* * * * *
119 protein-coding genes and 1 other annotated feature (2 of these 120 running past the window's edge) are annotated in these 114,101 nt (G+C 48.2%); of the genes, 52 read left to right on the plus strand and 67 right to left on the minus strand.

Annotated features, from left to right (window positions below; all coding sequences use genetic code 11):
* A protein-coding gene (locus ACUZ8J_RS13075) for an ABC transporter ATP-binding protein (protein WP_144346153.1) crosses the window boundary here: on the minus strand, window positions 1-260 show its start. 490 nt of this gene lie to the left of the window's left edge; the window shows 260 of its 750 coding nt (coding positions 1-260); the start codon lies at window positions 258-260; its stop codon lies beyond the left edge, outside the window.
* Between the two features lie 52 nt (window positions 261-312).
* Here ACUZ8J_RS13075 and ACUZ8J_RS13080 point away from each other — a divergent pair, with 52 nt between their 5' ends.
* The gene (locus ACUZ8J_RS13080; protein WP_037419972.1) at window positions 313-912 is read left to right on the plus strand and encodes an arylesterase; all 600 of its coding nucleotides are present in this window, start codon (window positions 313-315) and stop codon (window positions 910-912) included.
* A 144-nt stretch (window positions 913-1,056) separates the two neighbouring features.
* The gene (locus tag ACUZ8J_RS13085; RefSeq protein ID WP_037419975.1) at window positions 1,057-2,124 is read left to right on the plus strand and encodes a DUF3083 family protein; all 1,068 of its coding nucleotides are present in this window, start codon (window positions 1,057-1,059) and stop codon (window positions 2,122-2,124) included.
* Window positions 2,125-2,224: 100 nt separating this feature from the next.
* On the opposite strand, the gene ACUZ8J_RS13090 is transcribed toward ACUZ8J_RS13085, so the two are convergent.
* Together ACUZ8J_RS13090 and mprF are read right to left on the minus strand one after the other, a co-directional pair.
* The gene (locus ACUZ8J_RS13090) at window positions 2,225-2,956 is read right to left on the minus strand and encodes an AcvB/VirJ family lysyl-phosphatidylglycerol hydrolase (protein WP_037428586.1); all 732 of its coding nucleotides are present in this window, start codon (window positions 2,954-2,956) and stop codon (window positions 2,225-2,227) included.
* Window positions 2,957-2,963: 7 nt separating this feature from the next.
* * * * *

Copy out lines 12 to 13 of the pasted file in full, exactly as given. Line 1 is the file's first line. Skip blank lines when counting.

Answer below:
* The gene (locus ACUZ8J_RS13090) at window positions 2,225-2,956 is read right to left on the minus strand and encodes an AcvB/VirJ family lysyl-phosphatidylglycerol hydrolase (protein WP_037428586.1); all 732 of its coding nucleotides are present in this window, start codon (window positions 2,954-2,956) and stop codon (window positions 2,225-2,227) included.
* Window positions 2,957-2,963: 7 nt separating this feature from the next.